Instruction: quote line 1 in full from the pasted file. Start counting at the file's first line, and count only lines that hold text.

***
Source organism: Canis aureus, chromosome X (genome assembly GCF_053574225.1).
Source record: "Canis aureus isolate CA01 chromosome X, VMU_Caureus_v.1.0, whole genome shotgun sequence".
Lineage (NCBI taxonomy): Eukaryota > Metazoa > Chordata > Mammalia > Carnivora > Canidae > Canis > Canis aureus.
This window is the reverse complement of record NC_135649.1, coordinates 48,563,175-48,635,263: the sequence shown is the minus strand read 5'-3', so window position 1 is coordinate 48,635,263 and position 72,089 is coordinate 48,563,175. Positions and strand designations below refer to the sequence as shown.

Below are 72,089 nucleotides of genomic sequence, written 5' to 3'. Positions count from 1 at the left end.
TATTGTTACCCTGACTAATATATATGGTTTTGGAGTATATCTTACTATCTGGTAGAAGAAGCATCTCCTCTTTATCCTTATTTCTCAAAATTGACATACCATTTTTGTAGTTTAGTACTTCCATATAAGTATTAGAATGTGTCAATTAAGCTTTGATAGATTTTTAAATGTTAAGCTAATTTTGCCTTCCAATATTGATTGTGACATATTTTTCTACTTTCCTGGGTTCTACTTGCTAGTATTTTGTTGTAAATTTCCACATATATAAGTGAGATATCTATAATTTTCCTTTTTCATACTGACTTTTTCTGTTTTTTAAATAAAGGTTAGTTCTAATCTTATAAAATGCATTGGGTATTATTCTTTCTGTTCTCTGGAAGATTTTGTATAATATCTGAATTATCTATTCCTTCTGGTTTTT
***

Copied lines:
Source organism: Canis aureus, chromosome X (genome assembly GCF_053574225.1).